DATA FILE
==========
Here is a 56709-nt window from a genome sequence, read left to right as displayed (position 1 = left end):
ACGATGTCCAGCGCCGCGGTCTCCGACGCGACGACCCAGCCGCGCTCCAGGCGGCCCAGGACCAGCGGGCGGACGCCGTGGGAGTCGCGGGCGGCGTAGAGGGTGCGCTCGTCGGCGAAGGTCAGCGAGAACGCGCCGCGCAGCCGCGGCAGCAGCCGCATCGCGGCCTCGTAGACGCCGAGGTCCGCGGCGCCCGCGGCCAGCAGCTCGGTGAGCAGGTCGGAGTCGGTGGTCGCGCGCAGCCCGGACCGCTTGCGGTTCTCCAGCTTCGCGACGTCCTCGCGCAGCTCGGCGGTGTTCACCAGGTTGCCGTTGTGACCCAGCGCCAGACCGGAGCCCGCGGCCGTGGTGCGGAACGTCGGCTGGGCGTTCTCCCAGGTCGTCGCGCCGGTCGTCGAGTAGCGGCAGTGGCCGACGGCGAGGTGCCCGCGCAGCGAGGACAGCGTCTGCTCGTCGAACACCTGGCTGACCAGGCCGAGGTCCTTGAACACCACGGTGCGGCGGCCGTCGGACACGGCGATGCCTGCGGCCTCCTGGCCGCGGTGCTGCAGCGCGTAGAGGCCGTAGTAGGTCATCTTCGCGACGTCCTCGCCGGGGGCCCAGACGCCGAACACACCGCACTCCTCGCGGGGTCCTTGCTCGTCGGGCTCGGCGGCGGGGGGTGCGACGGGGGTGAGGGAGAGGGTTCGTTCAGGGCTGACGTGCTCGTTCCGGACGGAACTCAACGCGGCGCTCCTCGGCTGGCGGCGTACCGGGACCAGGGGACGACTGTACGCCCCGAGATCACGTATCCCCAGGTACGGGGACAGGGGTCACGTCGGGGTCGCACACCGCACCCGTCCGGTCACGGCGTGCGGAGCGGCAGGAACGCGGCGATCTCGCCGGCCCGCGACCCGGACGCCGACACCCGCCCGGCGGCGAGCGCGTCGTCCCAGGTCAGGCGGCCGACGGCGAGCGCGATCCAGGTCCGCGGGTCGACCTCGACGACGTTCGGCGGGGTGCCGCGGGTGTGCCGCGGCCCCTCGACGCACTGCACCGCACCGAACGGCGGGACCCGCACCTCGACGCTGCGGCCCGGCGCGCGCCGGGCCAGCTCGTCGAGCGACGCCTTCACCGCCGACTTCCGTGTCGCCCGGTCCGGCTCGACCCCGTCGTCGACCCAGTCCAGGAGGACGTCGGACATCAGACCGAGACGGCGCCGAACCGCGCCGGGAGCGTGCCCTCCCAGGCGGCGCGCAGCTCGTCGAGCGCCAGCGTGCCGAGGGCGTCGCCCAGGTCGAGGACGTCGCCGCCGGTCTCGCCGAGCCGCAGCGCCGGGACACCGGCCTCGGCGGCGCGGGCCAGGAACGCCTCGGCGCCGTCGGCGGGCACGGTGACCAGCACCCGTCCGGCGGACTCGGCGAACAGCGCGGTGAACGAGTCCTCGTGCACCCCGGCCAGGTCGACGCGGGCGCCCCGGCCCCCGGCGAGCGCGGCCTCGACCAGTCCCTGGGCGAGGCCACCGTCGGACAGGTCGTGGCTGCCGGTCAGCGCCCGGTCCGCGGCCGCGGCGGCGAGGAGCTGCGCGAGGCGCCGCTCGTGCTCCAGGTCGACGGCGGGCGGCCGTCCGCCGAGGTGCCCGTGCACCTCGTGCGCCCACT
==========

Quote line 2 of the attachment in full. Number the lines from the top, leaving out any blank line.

ACGATGTCCAGCGCCGCGGTCTCCGACGCGACGACCCAGCCGCGCTCCAGGCGGCCCAGGACCAGCGGGCGGACGCCGTGGGAGTCGCGGGCGGCGTAGAGGGTGCGCTCGTCGGCGAAGGTCAGCGAGAACGCGCCGCGCAGCCGCGGCAGCAGCCGCATCGCGGCCTCGTAGACGCCGAGGTCCGCGGCGCCCGCGGCCAGCAGCTCGGTGAGCAGGTCGGAGTCGGTGGTCGCGCGCAGCCCGGACCGCTTGCGGTTCTCCAGCTTCGCGACGTCCTCGCGCAGCTCGGCGGTGTTCACCAGGTTGCCGTTGTGACCCAGCGCCAGACCGGAGCCCGCGGCCGTGGTGCGGAACGTCGGCTGGGCGTTCTCCCAGGTCGTCGCGCCGGTCGTCGAGTAGCGGCAGTGGCCGACGGCGAGGTGCCCGCGCAGCGAGGACAGCGTCTGCTCGTCGAACACCTGGCTGACCAGGCCGAGGTCCTTGAACACCACGGTGCGGCGGCCGTCGGACACGGCGATGCCTGCGGCCTCCTGGCCGCGGTGCTGCAGCGCGTAGAGGCCGTAGTAGGTCATCTTCGCGACGTCCTCGCCGGGGGCCCAGACGCCGAACACACCGCACTCCTCGCGGGGTCCTTGCTCGTCGGGCTCGGCGGCGGGGGGTGCGACGGGGGTGAGGGAGAGGGTTCGTTCAGGGCTGACGTGCTCGTTCCGGACGGAACTCAACGCGGCGCTCCTCGGCTGGCGGCGTACCGGGACCAGGGGACGACTGTACGCCCCGAGATCACGTATCCCCAGGTACGGGGACAGGGGTCACGTCGGGGTCGCACACCGCACCCGTCCGGTCACGGCGTGCGGAGCGGCAGGAACGCGGCGATCTCGCCGGCCCGCGACCCGGACGCCGACACCCGCCCGGCGGCGAGCGCGTCGTCCCAGGTCAGGCGGCCGACGGCGAGCGCGATCCAGGTCCGCGGGTCGACCTCGACGACGTTCGGCGGGGTGCCGCGGGTGTGCCGCGGCCCCTCGACGCACTGCACCGCACCGAACGGCGGGACCCGCACCTCGACGCTGCGGCCCGGCGCGCGCCGGGCCAGCTCGTCGAGCGACGCCTTCACCGCCGACTTCCGTGTCGCCCGGTCCGGCTCGACCCCGTCGTCGACCCAGTCCAGGAGGACGTCGGACATCAGACCGAGACGGCGCCGAACCGCGCCGGGAGCGTGCCCTCCCAGGCGGCGCGCAGCTCGTCGAGCGCCAGCGTGCCGAGGGCGTCGCCCAGGTCGAGGACGTCGCCGCCGGTCTCGCCGAGCCGCAGCGCCGGGACACCGGCCTCGGCGGCGCGGGCCAGGAACGCCTCGGCGCCGTCGGCGGGCACGGTGACCAGCACCCGTCCGGCGGACTCGGCGAACAGCGCGGTGAACGAGTCCTCGTGCACCCCGGCCAGGTCGACGCGGGCGCCCCGGCCCCCGGCGAGCGCGGCCTCGACCAGTCCCTGGGCGAGGCCACCGTCGGACAGGTCGTGGCTGCCGGTCAGCGCCCGGTCCGCGGCCGCGGCGGCGAGGAGCTGCGCGAGGCGCCGCTCGTGCTCCAGGTCGACGGCGGGCGGCCGTCCGCCGAGGTGCCCGTGCACCTCGTGCGCCCACT